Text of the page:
Education Funding, Burger Flipping, and the Law of Diminishing Returns
Here’s a fun hypothetical. Imagine you own a burger joint, but you only have one grill, no one to work it, and a line out the door for your burgers. If you hire one burger flipper, you can make 10 burgers an hour. If you hire two more, you might get up to nearly 30 an hour. Why stop there? Let’s keep hiring more workers on that same grill and we’ll continue to make more burgers every hour, right?
At a certain point the grill gets cramped and workers elbow for space. The fourth or fifth flipper might increase burger output, but at a decreasing rate relative to the gain in burger production from the first or second hire. This is what is known in economics as the “Law of Diminishing Returns.”
Unfortunately, when it comes to education, this is a law that many don’t believe exists.
Last week, the Kansas Association of School Boards (KASB) released the State Education Report Card for 2016. In it, KASB ranks states, including Kansas and Missouri, on fifteen performance measures. It then compares that ranking to state spending per pupil. The Executive Director for KASB speaks to Kansas coming in at 29th for spending per pupil in 2014 and then elaborates,
In the long run, this threatens our ability to compete with other states economically for not just high-paying jobs, but almost any job.
Really? If the state doesn’t spend a few hundred more dollars per pupil it will set the entire economy back? This argument suggests that the more you spend, the better you’ll be—or the more flippers on the grill, the more burgers you’ll make.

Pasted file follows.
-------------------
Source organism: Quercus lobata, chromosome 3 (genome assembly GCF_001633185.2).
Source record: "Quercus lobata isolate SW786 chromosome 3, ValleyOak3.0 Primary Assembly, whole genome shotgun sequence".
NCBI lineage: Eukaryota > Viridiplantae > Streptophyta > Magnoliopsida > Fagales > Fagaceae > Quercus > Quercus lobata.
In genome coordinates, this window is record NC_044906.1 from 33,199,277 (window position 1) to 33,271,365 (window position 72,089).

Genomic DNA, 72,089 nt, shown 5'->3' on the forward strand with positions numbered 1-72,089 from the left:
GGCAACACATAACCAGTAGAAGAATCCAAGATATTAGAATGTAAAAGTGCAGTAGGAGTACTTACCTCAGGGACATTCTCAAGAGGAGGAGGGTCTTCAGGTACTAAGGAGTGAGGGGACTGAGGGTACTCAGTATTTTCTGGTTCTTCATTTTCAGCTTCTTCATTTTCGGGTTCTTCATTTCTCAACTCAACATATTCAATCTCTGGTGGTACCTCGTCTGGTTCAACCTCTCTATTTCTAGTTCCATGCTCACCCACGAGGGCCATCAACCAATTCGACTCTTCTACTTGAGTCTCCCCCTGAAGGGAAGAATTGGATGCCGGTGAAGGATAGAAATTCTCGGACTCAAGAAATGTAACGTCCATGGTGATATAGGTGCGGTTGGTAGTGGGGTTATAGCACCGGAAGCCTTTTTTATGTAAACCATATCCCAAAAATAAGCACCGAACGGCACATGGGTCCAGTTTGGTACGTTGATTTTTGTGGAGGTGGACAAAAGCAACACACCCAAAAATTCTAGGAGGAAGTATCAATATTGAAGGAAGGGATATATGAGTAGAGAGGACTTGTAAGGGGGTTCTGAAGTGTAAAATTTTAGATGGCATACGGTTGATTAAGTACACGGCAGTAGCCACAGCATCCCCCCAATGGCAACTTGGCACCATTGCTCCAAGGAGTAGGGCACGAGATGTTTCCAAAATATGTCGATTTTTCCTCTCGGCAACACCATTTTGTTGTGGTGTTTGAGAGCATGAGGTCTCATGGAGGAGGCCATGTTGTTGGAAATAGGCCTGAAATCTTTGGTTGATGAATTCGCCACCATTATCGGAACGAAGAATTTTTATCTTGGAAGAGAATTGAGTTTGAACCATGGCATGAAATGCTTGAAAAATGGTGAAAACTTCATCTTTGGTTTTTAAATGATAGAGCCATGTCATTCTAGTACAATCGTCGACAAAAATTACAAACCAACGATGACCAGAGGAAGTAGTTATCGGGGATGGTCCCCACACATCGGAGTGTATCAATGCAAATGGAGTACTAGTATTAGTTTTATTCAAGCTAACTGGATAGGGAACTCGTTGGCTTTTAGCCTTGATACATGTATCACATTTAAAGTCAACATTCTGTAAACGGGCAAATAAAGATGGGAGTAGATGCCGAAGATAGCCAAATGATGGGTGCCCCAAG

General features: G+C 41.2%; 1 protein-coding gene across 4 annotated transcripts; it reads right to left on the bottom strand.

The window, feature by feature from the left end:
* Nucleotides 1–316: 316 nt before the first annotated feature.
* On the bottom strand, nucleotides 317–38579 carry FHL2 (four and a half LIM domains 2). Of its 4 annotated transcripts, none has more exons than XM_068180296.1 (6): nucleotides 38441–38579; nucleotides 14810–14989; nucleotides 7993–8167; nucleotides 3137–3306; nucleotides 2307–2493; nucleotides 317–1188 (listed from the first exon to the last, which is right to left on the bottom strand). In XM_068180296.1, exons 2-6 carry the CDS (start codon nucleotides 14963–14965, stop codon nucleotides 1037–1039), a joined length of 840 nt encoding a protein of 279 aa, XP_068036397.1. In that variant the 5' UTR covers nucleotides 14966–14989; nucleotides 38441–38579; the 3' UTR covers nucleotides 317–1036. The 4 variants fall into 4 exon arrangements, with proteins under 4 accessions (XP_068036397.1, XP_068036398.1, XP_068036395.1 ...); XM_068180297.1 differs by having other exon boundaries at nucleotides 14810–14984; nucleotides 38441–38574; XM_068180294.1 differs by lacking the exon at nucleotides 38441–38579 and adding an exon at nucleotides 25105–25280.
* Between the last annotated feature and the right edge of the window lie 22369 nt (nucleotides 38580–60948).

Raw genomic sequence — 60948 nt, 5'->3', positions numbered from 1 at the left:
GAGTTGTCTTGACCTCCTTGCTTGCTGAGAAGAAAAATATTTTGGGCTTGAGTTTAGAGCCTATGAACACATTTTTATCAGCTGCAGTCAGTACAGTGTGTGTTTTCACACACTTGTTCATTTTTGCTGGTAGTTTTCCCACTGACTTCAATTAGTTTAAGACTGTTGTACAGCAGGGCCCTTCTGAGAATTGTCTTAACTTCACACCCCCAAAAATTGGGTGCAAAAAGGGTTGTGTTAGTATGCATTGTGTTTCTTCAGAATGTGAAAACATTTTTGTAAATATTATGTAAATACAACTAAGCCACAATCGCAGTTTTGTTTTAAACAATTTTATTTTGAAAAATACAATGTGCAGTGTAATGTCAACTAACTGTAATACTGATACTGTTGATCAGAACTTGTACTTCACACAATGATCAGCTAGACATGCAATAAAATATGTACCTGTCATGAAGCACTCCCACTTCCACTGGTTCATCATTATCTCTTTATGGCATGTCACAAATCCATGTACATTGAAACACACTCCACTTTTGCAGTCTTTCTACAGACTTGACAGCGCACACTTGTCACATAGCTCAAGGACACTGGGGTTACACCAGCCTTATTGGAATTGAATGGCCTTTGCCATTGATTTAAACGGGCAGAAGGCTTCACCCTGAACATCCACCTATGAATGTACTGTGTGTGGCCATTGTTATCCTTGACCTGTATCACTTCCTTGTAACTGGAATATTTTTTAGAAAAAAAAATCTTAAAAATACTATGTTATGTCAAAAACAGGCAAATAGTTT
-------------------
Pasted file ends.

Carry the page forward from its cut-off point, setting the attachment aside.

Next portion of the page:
As it turns out, the data they present offer a great example of the law of diminishing returns.
In the chart below, I plotted funding per pupil on the horizontal axis and educational ranking on the vertical axis. Each point on this chart represents a state. I noted Missouri, Kansas, and states that KASB “aspire to be” on this chart. If the KASB’s diagnosis is accurate, then we would see a steep downward sloping line (or trend), because that would mean that an increase in education spending comes with a significant improvement in outcome rankings (lower-ranking numbers are better). The flatter the line/trend, the weaker the relationship between funding and outcome rank. This is a concept in statistics known as the coefficient of determination.
The line is pretty darn flat. In fact, education funding per pupil only explains about 10% of a state’s improvement in educational outcome rank.
So, what does this mean? Well, since 90% of the variation in state performance is determined by factors other than spending (a good example of which might be how that money is spent), we need to look beyond simply pumping more money into our schools if we want to improve those schools’ performance. School funding is subject to the law of diminishing returns. And I think now is a good time to go get a cheeseburger.